Report on Tangkuban Parahu (Indonesia) — January 1986
Scientific Event Alert Network Bulletin, vol. 11, no. 1 (January 1986)
Managing Editor: Lindsay McClelland.
Tangkuban Parahu (Indonesia) Decreasing fumarole temperatures
Please cite this report as:
Global Volcanism Program, 1986. Report on Tangkuban Parahu (Indonesia) (McClelland, L., ed.). Scientific Event Alert Network Bulletin, 11:1. Smithsonian Institution. https://doi.org/10.5479/si.GVP.SEAN198601-263090.
6.77°S, 107.6°E; summit elev. 2084 m
All times are local (unless otherwise noted)
"In November , Tangkubanparahu showed increased activity with strong gas emission, thick white solfataric fume, and increased temperature at Kawah Baru, a small vent on the W side of the summit crater (10:11-12). Temperatures, normally 95-97°C, rose to 141°C on 30 November, increased progressively to 173°C on 3 January, then slowly decreased. At the end of January the temperature was 158°C. Seismic observations Nov-Jan showed no signs of changes. The average number of volcanic earthquakes was 2/day."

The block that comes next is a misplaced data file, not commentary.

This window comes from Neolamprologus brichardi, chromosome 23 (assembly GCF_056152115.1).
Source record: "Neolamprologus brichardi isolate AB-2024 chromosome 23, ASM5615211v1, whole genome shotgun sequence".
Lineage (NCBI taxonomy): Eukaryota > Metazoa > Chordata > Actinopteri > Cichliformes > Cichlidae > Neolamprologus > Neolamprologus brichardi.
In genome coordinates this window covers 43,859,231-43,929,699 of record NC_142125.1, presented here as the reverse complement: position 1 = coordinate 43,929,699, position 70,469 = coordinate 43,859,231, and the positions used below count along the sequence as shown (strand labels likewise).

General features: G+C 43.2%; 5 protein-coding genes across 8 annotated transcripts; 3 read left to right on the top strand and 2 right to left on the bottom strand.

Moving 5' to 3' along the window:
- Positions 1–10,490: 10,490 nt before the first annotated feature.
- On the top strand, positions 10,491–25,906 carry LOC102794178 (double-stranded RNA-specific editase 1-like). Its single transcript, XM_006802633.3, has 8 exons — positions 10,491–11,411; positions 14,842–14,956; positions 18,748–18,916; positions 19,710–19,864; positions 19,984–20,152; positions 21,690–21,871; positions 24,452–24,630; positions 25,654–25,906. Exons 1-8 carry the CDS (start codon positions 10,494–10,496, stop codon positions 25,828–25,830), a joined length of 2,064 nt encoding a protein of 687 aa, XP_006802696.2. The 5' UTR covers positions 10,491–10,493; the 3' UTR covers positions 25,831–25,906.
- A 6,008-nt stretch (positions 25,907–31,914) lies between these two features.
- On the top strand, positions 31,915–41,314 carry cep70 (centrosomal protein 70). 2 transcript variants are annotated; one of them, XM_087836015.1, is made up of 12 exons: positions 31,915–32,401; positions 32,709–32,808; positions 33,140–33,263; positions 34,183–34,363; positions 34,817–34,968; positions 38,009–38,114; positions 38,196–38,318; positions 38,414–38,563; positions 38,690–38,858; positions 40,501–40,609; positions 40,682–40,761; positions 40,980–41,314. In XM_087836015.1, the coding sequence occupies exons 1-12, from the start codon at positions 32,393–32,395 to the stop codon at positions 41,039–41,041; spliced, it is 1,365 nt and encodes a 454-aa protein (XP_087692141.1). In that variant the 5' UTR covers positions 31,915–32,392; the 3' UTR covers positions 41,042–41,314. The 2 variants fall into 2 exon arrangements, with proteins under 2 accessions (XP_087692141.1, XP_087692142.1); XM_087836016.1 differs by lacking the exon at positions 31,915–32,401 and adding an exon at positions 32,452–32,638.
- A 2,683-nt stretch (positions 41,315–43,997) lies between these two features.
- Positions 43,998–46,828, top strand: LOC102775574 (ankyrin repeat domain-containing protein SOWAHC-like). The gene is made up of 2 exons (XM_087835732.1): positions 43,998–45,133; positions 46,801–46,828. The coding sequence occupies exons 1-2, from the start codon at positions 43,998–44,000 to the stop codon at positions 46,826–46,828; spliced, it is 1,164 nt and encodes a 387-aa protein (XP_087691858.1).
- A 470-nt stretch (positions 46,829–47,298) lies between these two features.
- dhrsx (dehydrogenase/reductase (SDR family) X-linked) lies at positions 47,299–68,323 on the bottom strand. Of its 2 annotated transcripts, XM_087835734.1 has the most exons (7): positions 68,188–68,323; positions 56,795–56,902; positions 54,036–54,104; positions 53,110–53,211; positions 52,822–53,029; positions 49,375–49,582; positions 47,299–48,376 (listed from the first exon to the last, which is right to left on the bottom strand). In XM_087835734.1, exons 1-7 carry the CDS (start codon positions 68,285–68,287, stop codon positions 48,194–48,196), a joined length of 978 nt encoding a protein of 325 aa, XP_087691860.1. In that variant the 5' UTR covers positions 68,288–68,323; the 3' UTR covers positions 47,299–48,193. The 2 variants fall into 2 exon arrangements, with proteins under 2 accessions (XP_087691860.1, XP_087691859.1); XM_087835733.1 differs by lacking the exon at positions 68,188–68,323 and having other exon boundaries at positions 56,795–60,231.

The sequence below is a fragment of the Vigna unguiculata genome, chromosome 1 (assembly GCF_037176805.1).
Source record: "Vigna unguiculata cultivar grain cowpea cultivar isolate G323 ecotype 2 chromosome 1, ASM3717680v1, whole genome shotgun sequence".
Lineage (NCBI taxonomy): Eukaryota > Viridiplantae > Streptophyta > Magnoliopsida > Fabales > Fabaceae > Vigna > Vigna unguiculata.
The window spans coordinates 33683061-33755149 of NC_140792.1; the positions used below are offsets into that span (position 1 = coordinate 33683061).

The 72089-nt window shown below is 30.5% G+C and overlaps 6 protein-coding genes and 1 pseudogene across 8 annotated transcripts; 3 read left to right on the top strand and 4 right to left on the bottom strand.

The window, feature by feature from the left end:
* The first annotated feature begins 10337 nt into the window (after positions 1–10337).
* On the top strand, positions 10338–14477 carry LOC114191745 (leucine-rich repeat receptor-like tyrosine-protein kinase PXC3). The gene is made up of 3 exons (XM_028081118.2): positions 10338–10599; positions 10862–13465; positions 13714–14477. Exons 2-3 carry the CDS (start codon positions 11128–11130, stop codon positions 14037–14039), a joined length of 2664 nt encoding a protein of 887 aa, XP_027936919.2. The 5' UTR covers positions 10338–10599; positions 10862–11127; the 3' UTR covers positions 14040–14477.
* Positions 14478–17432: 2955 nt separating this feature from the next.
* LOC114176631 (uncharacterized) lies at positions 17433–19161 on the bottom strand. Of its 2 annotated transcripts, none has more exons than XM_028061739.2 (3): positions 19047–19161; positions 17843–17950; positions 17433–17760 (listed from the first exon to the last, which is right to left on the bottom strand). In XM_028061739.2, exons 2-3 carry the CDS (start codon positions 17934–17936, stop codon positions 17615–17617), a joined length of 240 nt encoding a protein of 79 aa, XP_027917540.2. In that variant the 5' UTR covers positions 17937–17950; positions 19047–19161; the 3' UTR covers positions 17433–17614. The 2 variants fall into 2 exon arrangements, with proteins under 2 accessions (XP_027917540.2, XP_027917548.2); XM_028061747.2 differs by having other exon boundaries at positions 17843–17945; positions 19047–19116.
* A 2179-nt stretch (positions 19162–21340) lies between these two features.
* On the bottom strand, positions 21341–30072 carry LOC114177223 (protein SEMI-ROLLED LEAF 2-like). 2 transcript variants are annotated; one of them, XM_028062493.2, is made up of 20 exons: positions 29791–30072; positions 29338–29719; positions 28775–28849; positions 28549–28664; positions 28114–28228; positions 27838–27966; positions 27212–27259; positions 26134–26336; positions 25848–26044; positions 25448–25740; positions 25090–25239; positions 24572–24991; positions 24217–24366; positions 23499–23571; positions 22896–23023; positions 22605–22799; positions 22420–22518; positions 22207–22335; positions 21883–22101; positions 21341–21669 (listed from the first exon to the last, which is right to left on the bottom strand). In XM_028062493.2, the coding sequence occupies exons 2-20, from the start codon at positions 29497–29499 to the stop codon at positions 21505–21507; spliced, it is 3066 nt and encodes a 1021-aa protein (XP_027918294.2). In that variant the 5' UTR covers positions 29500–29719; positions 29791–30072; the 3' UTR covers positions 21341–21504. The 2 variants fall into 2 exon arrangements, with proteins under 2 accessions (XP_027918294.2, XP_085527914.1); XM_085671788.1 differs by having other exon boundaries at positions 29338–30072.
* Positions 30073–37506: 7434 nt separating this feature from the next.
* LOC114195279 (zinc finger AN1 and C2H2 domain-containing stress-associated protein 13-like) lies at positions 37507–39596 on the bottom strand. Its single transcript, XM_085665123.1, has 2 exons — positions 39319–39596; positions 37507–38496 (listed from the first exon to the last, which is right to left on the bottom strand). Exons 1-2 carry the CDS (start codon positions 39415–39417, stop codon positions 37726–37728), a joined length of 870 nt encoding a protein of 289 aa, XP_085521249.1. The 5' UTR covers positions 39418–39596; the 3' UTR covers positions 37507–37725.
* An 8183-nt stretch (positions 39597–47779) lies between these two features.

Geologic Background. Gunung Tangkuban Parahu is a broad shield-like stratovolcano overlooking Indonesia's former capital city of Bandung. The volcano was constructed within the 6 x 8 km Pleistocene Sunda caldera, which formed about 190,000 years ago. The volcano's low profile is the subject of legends referring to the mountain of the "upturned boat." The Sunda caldera rim forms a prominent ridge on the western side; elsewhere the rim is largely buried by deposits of the current volcano. The dominantly small phreatic eruptions recorded since the 19th century have originated from several nested craters within an elliptical 1 x 1.5 km summit depression.
Information Contacts: A. Sudradjat, VSI.